Pan-Am, Signage, Coal, And The Size Of Church Doors

The day that Leslie and I went antique shopping, we found this old service station on the side of Hwy 11 near Steele, Alabama.  From looking at the stripes and the curved details, it was part of the old Pan-Am chain that existed across the Southeast.  Later on, I think many of them were re-branded as Amoco (which is now BP).  This one just didn’t make it but looked so different we explored a little:

Pan-Am Station, Steele AL
Pan-Am Station, Steele AL

Pan-Am Station, Steele AL

Liked these signs the best:

Pan-Am Station, Steele AL
I’m not generally ‘into’ old service station things, but there have been a few things we’ve found that are interesting…

The sweet dinosaur mascot (and the old-style lettering above the door) of this Sinclair station in Pontotoc, MS:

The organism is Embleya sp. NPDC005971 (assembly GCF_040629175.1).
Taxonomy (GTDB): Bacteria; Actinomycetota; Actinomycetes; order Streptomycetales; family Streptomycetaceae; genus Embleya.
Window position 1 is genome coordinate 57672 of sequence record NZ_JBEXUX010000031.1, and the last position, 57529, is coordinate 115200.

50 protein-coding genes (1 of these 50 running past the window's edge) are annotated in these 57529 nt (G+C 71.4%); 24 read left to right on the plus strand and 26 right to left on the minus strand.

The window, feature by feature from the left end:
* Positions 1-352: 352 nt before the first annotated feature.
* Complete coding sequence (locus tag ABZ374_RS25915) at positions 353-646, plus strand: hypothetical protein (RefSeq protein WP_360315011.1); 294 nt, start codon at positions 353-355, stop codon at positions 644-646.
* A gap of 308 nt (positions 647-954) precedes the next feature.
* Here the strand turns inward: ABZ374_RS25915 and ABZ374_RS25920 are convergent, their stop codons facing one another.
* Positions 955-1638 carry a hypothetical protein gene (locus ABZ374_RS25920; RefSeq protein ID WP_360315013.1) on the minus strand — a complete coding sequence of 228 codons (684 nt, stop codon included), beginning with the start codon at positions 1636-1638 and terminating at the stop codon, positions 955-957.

Old Sinclair Gas Station, Pontotoc Mississippi

…and this Woco Pep mural in York, Alabama:

WocoPep Advertising Mural, York Alabama

This sign around Utica, MS:

Quality for Less Gas Sign, Utica MS

…and this monument in the Guin, Alabama city cemetery:

Fuel Pump Monument, Guin City Cemetery, Guin AL

Fuel Pump Monument, Guin City Cemetery, Guin AL

This is a no-longer-functioning service station in Acmar, Alabama (a small mining town) that’s different because it’s made of coal.

Coal Service Station, Acmar AL

The town was built around a coal mining operation; when the owner of the company came to dedicate the United Methodist Church here in the 1920s:

Acmar United Methodist Church, Acmar AL

He said, “Father, make the door of this house we have erected to Thee wide enough to receive all those who need human love and fellowship and a Father’s care; and narrow enough to shut out all envy and hate.”

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